A Review of “Early Downward Trends in Neurodevelopmental Disorders Following Removal of Thimerosal-Containing Vaccines”
Anecdotally, Geier & Geier (2006) has sparked sharp discussion in the online autism world. The critiques of that article cover a broad range of problems. These range from concerns with the scientific objectivity of the journal, to problems with the VAERS database. At the same time, Geier & Geier (2006) has been informally heralded by those who wish to advocate the thimerosal etiology theory of autism, as a strong proof.
There are three primary reasons Geier & Geier (2006) is invalid in terms of the CDDS data. I will present these and argue that such threats negate the value of this study.
Misuse of Data
The data in this study are supplied by the CDDS. This relies on the change between quarterly reports to calculate new cases. Unfortunately the CDDS has a document that states the changes between quarters can not be counted as new cases (DDS, 2005). The persons may have already been in the CDDS and receiving services under a different category or their paper work may have taken a while to collect and process, even though they were already receiving services. When such uncontrolled data are employed they contain errors of random and systematic error (Friis & Sellers, 2004).
Arbitrary Assignment of Point of Change
One is not permitted to simply look at a graph and pick the point of change as occurred in Geier & Geier (2006). This a very fundamental error. Instead the authors should have identified a point when the thimerosal had been removed to test this hypothesis.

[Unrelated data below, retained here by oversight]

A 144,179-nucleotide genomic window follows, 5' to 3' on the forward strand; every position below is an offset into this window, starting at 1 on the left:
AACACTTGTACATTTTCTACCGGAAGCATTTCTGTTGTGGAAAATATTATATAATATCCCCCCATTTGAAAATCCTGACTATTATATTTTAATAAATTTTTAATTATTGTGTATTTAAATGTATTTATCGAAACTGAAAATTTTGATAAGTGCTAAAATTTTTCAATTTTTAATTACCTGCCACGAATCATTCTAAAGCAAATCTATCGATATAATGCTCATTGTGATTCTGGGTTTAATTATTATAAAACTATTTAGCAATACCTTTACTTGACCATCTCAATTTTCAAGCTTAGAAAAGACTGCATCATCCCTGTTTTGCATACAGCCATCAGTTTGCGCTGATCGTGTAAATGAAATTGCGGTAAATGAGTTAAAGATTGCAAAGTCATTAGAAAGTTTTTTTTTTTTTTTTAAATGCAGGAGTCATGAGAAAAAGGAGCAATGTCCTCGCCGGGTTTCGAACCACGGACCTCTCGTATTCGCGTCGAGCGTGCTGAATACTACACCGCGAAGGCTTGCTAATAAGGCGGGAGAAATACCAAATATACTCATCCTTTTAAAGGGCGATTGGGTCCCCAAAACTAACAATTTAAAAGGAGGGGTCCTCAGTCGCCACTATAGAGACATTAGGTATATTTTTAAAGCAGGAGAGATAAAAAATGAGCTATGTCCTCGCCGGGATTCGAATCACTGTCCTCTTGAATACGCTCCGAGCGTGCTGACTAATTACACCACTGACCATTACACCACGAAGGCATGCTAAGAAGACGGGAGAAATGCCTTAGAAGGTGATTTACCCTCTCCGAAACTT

Application of More Restrictive Criteria
In July 2003 the CDDS applied a more restrictive criteria to the eligibility requirement for their autism services (Rollens, 2004). This severely confounds the decrease that is noted in this period, as it makes it almost certain that there would be a drop. Furthermore, a review of Figure 4. shows that the decrease does not occur until after July 2003, and the implementation of the more restrictive criteria. This is not clear in the correlational graph in Geier & Geier (2005).
I conclude that Geier & Geier (2006) does not necessarily show what it claims to. I strongly second the position that Joseph at the "Autism - Natural Variation" blog, put forth, namely that the Journal of American Physicians and Surgeons peer reviewers re-examine this study and consider retraction.
Notes: A letter to the editor outlining these points will be submitted for publication in the Journal of American Physicians and Surgeons.
The following links are to blogs which discuss this issue and which serve as references to this post.
Department of Developmental Services (2005). Data Interpretation Considerations and Limitations.http://www.dds.ca.gov/FactsStats/pdf/CDER_QtrlyReport_ Consideration_ imtations.pdf. Accessed Friday January 13, 2005.
Department of Developmental Services (2006). Quarterly Client Characteristics Reports.http://www.dds.ca.gov/FactsStats/quarterly.cfmAccessed Friday January 13, 2005.
Friis, R. H., Sellers, T. A. (2004). Epidemiology for public health practice, 3rd ed. Sundbury, MA: Jones and Bartlett Publishers.
Geier, D. A., & Geier, M. R. (2006). Early Downward Trends in Neurodevelopmental Disorders Following Removal of Thimerosal-Containing Vaccines. Journal of American Physicians and Surgeons. 11(1), 8-13.